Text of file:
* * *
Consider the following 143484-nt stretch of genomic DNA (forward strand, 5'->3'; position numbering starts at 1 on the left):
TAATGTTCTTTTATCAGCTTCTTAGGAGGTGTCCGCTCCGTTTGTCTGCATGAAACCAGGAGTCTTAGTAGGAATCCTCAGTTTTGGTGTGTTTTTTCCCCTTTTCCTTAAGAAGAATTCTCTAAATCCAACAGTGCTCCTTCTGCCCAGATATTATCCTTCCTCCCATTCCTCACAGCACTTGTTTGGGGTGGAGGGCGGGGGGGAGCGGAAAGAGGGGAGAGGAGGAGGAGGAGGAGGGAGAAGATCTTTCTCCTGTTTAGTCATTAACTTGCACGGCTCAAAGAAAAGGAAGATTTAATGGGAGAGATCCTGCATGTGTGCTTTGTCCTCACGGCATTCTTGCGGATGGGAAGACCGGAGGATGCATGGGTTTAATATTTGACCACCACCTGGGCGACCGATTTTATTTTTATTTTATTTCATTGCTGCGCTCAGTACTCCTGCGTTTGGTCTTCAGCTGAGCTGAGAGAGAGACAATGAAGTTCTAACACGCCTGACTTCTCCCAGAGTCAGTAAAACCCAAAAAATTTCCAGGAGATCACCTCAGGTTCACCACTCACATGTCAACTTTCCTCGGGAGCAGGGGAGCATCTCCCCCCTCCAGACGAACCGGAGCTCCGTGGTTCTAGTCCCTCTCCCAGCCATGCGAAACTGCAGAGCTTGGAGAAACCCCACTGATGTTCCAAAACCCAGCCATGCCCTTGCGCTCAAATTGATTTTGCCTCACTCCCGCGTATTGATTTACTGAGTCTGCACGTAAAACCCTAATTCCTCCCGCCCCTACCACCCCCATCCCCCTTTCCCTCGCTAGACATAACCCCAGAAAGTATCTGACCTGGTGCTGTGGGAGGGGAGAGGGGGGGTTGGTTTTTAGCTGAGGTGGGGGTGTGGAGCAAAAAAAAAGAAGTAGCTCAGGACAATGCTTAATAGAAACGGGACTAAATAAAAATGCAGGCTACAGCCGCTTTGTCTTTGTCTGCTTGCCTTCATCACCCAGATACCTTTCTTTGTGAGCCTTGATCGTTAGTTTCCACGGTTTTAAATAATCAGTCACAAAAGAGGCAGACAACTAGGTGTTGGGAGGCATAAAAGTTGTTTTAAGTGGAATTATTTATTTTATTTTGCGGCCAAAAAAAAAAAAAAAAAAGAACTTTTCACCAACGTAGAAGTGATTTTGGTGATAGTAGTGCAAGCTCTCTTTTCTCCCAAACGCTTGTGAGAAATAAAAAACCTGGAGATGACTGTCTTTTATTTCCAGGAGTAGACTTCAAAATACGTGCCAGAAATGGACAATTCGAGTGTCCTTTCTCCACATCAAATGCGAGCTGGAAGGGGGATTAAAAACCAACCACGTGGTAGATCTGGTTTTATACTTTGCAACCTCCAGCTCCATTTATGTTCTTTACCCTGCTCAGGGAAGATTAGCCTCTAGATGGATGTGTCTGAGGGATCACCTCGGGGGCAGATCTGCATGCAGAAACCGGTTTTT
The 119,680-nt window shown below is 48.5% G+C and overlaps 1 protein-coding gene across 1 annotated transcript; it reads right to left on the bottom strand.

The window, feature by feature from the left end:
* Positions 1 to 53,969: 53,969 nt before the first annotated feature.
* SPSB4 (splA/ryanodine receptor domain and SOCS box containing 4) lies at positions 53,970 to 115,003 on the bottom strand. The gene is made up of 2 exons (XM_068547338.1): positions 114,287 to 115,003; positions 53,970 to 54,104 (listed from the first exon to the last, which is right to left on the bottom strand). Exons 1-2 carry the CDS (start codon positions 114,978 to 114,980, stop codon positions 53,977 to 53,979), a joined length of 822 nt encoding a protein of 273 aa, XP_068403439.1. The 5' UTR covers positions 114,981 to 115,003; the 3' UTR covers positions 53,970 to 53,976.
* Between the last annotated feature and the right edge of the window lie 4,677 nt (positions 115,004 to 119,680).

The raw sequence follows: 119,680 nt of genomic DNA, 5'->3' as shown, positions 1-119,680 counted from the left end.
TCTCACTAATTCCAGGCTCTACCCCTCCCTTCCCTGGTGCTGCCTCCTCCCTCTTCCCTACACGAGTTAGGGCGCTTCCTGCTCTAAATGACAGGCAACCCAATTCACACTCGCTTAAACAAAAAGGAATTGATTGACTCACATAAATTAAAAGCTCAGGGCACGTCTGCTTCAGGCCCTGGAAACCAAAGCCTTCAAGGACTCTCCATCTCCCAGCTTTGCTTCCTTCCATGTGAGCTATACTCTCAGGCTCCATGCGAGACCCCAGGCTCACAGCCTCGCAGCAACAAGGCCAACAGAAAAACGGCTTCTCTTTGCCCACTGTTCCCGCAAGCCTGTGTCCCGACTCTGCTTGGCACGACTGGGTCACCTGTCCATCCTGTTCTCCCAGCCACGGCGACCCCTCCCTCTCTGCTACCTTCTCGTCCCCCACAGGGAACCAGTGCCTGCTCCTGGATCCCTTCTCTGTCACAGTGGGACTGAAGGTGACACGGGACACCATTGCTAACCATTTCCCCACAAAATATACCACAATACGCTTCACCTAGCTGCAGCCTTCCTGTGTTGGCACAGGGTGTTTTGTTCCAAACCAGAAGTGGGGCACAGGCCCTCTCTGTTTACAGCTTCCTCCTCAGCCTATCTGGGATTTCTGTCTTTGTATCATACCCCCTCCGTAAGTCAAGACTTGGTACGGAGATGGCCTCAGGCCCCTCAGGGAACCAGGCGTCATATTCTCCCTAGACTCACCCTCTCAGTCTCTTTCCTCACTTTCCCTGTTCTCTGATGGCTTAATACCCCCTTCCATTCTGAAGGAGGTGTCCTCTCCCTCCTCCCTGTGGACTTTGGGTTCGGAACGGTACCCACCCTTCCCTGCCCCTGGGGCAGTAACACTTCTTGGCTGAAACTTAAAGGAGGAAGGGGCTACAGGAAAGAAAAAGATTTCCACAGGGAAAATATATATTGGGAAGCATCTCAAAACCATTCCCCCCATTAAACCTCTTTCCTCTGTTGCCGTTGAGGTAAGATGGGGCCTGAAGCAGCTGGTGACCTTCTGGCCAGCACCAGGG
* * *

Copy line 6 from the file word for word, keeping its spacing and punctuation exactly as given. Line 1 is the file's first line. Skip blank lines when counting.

* SPSB4 (splA/ryanodine receptor domain and SOCS box containing 4) lies at positions 53,970 to 115,003 on the bottom strand. The gene is made up of 2 exons (XM_068547338.1): positions 114,287 to 115,003; positions 53,970 to 54,104 (listed from the first exon to the last, which is right to left on the bottom strand). Exons 1-2 carry the CDS (start codon positions 114,978 to 114,980, stop codon positions 53,977 to 53,979), a joined length of 822 nt encoding a protein of 273 aa, XP_068403439.1. The 5' UTR covers positions 114,981 to 115,003; the 3' UTR covers positions 53,970 to 53,976.